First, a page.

When we started near the village of Gidzhal, we were joined by a local dog, who followed us the entire route. We fed him, stroked and squeezed. This is not the first time local dogs have made us company. On a trip around Urikbel, dog model Muynak joined us. During a trip to the Aeolian city, a couple of local dogs protected us from other dogs. Those. our shaggy companions are called "practiced" their treats. At the same time, I got some kind of stupid and eternally hungry dog who constantly begged for food. Apparently it is still young ...
By the way, I looked at the history of my blog here and did not find a post about my last year’s trip to Machitasgon. There was also a very smart dog walking with us, who showed us fords through streams, and in general looked after us. So the idea for the next story came up. :-)

When we climbed into the next meadow, we found a herd of sheep. In turn, the dog guarding this herd found us and with a bark rushed to defend its wards. And now, it would seem, the finest hour of our new shaggy friend has come to prove himself and show that it is not in vain that we feed him. But no, it not paying attention to the clutter, calmly went on leaving us to deal with the shepherd on our own. Fortunately, everything worked out well. The herd remained untouched and a dog didn’t bite us.

We went around the herd in a wide arc and began to climb up to the marble plateau and eagles soared above us. A bewitching sight ...

Climbing the hill, we sat down to take a breath and enjoy the surroundings. After about ten or fifteen minutes, we began to climb the marble plateau. There was scheduled lunch and a small halt. As soon as they got out their sandwiches our dog immediately appeared and again began to beg for food. But since he significantly dampened his reputation, only a couple of pieces passed him from us.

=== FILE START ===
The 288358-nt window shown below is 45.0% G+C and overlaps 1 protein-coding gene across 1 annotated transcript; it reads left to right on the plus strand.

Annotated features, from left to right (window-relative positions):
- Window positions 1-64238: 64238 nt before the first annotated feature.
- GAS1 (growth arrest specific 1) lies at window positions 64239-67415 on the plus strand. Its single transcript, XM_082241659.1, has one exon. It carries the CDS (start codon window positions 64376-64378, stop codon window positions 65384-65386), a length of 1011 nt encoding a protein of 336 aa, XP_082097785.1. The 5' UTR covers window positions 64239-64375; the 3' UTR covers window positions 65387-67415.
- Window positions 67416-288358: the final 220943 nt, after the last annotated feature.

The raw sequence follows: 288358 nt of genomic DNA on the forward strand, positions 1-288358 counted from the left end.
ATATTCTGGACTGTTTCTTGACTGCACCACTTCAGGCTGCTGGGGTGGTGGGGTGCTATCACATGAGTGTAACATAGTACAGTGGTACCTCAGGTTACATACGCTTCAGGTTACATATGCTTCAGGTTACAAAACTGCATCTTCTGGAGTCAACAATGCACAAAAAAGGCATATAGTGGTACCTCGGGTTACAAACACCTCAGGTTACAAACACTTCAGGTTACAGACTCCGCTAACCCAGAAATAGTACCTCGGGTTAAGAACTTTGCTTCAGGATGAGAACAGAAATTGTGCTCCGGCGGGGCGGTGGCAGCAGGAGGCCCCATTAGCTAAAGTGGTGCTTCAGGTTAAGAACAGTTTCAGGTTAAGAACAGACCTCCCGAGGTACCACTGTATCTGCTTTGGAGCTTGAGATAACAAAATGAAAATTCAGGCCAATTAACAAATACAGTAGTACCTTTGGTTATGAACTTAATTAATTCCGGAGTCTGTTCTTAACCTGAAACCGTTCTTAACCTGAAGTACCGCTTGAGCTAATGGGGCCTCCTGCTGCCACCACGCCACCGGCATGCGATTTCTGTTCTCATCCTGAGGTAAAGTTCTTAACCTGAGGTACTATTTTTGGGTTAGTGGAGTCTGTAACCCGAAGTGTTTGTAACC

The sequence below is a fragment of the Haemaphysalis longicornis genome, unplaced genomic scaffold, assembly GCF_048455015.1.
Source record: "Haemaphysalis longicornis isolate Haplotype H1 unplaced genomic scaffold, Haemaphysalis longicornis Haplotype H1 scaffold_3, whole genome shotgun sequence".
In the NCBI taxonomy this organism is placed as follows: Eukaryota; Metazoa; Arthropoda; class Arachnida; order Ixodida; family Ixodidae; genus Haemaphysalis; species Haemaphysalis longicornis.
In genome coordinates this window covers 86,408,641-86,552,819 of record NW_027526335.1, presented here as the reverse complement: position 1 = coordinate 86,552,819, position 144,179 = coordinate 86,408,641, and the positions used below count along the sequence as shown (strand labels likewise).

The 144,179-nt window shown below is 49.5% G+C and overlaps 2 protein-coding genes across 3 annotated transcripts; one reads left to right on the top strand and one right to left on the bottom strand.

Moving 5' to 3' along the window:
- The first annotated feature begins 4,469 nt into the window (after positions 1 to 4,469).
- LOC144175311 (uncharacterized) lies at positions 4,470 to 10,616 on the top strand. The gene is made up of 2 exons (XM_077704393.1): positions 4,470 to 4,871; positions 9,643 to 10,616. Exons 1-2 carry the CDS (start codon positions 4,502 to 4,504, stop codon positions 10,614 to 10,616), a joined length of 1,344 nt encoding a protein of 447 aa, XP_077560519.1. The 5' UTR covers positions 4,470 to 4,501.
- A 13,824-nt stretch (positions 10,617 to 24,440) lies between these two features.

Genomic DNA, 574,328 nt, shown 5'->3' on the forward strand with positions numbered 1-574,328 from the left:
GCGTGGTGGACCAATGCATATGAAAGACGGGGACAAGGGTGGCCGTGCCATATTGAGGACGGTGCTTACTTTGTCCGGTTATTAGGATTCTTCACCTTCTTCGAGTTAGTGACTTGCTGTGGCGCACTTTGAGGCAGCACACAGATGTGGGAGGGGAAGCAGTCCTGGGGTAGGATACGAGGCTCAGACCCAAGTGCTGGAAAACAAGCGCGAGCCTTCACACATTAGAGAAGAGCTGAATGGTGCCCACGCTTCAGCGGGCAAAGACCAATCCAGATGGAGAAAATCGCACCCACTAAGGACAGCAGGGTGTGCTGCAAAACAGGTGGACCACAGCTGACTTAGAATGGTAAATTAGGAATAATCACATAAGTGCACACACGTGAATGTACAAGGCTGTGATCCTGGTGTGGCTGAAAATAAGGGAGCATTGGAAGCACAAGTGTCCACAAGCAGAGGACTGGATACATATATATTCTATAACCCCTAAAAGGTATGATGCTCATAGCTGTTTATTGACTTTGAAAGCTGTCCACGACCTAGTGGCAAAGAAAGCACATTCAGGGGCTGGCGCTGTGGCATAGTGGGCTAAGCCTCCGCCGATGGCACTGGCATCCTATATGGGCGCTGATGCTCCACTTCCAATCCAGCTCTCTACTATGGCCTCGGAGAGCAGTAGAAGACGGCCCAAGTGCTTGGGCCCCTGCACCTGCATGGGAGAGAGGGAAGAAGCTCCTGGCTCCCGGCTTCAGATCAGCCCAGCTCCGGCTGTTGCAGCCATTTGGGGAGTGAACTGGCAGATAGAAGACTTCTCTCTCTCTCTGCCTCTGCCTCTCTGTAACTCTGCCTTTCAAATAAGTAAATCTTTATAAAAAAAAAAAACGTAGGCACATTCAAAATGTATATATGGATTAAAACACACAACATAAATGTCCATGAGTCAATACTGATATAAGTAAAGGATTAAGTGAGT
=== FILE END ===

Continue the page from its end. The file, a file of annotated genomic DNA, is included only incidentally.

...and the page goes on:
It was warm and sunny. Someone after lunch lay down to take a nap, but I decided to wander along the hills and take pictures of the surroundings.

Remember, I said that there used to be a sea here? The whole plateau was dotted with petrified shells.

And among them ladybugs crawled ...

Over there, still covered in snow, Mount Syurenata.

After about an hour or a half our improvised camp came to life, the people began to pack their things and go down.

We went down slowly, taking pictures on the edge of the cliff.

Soon, we went down to the foot of the plateau to the village, where cars were waiting for us.

When we arrived at Tashkent, it turned out that minibuses were not allowed to enter the city and we were forced to disembark on the outskirts and already taking a taxi to our house. Quarantine restrictions began to gain strength. At first, public transport was limited, all café & restaurants, gyms, beauty salons and non-grocery stores were closed. Now, all residents of Tashkent and other major cities of the country should be in self-isolation and go out only to buy food or medicine in nearby shops and pharmacies. Movement in the city is limited, the use of vehicles without a special permit sticker is prohibited, and patrols catch offenders. The number of cases is growing every day and has already reached almost 800 people. More than 144 thousand people are in specialized quarantine institutions. Alas, not everyone understands that these are forced strict measures and in the news I constantly read that thousands of quarantine violators have been fined, hundreds of cars without stickers have been placed in fine parking lots.

It's funny but in a normal situation it was not difficult for me to sit at home a couple of days at home. And now, when I MUST be at home, I am really tormented by an irresistible desire to go out. :-)

I want to believe that this quarantine will end soon and I will go on another trip again. It's a shame that such a beautiful spring passes by ...

In the meantime, I’m sitting in self-isolation, I read books, watch all kinds of online courses, train under the strict online-supervision of my trainer and plan to get out of quarantine better than I entered it. :-)

Good luck!

!pinmapple 41.448261 lat 69.848440 long "Along the familiar paths ..."- Gidzhal, Uzbekistan d3scr